By Laudia Sawer
Tema, Sept. 28, GNA - The Ghana Ports and Harbours Authority (GPHA) has achieved a 99 per cent paperless operational system, one year after its introduction into the country’s ports clearance process.
The paperless port system, which was a government policy announced by Vice President Dr Mahamudu Bawumia in May 2017, took off from September 1, 2017.
Mrs Esther Gyebi-Donkor, General Manager, Marketing and Corporate Affairs of GPHA, disclosing this, said the feat included the integration of GPHA’s IT systems with Ghana Community Network (GCNet)
Mrs Gyebi-Donkor added that the information from shipping lines, manifest, and GPHA’s billing system had all been made electronic as part of the paperless system.
She indicated that ECOBANK, and Agriculture Development Bank (ADB) which are associate banks in the clearing process, had also been integrated into the GCNet system making their information electronically acquirable.
She, however, added that clients still make physical payments at the banks, adding that strategies were being put in place to make online payments available to stakeholders.
The one per cent remaining, she observed, had to do with consolidated cargoes which were yet to be captured under the paperless system.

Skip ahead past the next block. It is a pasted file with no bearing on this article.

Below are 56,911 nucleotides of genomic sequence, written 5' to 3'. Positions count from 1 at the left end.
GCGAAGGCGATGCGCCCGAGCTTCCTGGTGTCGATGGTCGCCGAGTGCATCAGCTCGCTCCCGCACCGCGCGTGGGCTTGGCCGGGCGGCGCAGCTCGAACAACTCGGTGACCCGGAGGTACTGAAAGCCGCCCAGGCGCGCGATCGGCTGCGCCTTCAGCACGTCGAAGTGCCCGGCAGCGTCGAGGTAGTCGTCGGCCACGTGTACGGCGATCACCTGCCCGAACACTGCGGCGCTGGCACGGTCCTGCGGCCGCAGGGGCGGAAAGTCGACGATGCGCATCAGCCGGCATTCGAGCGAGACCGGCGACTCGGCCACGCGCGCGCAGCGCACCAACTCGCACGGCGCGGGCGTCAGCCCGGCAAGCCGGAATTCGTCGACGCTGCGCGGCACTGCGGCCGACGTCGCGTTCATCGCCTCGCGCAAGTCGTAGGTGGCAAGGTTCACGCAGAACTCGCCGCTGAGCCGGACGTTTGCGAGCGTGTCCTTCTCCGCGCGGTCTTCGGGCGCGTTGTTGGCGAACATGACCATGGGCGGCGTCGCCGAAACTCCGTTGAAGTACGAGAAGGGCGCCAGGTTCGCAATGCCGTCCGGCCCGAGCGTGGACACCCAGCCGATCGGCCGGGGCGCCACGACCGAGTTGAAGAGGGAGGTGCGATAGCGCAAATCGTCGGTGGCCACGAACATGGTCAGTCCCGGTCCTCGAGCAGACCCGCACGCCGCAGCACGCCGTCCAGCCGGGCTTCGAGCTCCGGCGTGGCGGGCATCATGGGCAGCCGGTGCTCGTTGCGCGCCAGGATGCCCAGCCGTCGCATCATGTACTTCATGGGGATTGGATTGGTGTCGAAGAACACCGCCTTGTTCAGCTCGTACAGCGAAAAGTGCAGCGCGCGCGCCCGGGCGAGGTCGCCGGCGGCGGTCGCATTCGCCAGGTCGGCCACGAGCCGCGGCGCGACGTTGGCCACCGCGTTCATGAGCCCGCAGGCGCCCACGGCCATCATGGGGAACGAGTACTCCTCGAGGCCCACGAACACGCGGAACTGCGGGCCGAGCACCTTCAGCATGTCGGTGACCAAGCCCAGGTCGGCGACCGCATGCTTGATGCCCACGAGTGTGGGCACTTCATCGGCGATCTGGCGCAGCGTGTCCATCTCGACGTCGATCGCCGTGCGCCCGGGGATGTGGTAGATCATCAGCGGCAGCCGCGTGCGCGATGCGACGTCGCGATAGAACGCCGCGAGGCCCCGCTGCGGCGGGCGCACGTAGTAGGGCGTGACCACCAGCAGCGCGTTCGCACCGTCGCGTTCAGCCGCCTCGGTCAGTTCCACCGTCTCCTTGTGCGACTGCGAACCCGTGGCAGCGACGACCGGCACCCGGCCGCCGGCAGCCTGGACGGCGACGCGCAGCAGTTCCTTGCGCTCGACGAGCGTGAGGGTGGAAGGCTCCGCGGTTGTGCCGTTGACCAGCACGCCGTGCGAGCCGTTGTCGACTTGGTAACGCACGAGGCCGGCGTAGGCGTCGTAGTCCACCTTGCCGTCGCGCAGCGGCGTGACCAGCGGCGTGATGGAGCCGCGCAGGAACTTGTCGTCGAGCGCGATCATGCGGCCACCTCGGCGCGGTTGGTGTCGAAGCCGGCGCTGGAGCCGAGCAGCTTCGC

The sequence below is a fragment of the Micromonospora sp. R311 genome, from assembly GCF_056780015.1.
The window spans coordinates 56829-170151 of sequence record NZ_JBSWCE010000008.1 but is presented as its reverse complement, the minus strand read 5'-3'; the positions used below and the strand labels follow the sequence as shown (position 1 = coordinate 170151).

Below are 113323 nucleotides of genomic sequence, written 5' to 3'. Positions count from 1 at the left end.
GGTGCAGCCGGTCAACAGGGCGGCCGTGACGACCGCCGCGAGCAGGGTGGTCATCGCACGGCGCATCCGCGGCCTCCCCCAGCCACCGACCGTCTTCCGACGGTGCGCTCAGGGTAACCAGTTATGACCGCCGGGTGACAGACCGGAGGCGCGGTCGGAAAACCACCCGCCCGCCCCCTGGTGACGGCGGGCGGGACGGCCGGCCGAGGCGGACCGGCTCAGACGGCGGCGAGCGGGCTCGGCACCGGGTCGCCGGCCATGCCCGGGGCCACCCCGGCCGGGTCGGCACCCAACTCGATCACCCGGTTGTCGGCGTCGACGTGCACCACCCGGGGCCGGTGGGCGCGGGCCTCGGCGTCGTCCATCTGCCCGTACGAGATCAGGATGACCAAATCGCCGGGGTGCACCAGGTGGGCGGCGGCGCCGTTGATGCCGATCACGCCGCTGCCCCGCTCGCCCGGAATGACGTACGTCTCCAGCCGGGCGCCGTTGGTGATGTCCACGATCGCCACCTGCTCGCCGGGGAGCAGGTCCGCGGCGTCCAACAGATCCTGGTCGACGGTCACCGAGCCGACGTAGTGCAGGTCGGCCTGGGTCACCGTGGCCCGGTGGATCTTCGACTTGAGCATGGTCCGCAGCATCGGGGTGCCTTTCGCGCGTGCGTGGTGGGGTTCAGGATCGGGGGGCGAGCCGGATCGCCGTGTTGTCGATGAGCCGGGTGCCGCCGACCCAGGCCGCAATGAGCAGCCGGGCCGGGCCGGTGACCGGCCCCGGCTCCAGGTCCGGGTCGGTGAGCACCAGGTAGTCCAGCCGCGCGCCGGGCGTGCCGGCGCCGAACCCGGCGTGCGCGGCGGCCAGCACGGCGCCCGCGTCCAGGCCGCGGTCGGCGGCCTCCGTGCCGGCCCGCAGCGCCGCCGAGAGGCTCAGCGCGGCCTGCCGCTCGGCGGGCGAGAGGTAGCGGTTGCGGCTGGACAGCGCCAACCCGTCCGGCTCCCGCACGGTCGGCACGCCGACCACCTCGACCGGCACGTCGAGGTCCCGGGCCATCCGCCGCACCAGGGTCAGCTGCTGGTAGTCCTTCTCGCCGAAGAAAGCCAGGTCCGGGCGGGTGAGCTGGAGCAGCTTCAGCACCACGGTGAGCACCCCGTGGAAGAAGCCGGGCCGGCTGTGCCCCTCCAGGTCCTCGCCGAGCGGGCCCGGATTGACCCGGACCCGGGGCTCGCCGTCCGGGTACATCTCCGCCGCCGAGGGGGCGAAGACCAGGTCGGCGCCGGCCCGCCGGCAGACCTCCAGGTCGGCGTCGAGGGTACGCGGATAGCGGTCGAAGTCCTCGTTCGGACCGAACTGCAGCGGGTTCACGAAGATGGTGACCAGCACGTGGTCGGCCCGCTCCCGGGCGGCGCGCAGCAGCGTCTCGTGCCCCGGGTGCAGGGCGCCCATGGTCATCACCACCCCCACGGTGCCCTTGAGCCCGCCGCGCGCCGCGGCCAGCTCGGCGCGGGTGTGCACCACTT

She therefore charged stakeholders, especially the Customs Division of the Ghana Revenue Authority (GRA) to make provision for defining the inspection of goods, in the paperless process, to ensure maximum efficiency.
Mrs Gyebi-Donkor said GPHA was putting in place a system which would enable importers to access the needed information which include handling charges to be paid.
This, she noted, would create a transparent system for importers and the trading public.
Mrs Gyebi-Donkor added that one of the challenges of the paperless system was when there were difficulties in receiving payment information from the banks after customers had paid, saying in such situations clients were required to provide hardcopies of invoices.
She indicated that, though to a large extent, GPHA’s processes had been paperless, there was still a lot more to be done in order to perfect the system adding that the short notice between the date the directive was given and the implementation day created some initial challenges in piloting a flawless process.
She said the paperless system had improved container throughput tremendously, as according to her, the system led to the reduction in turnaround time of vessels.
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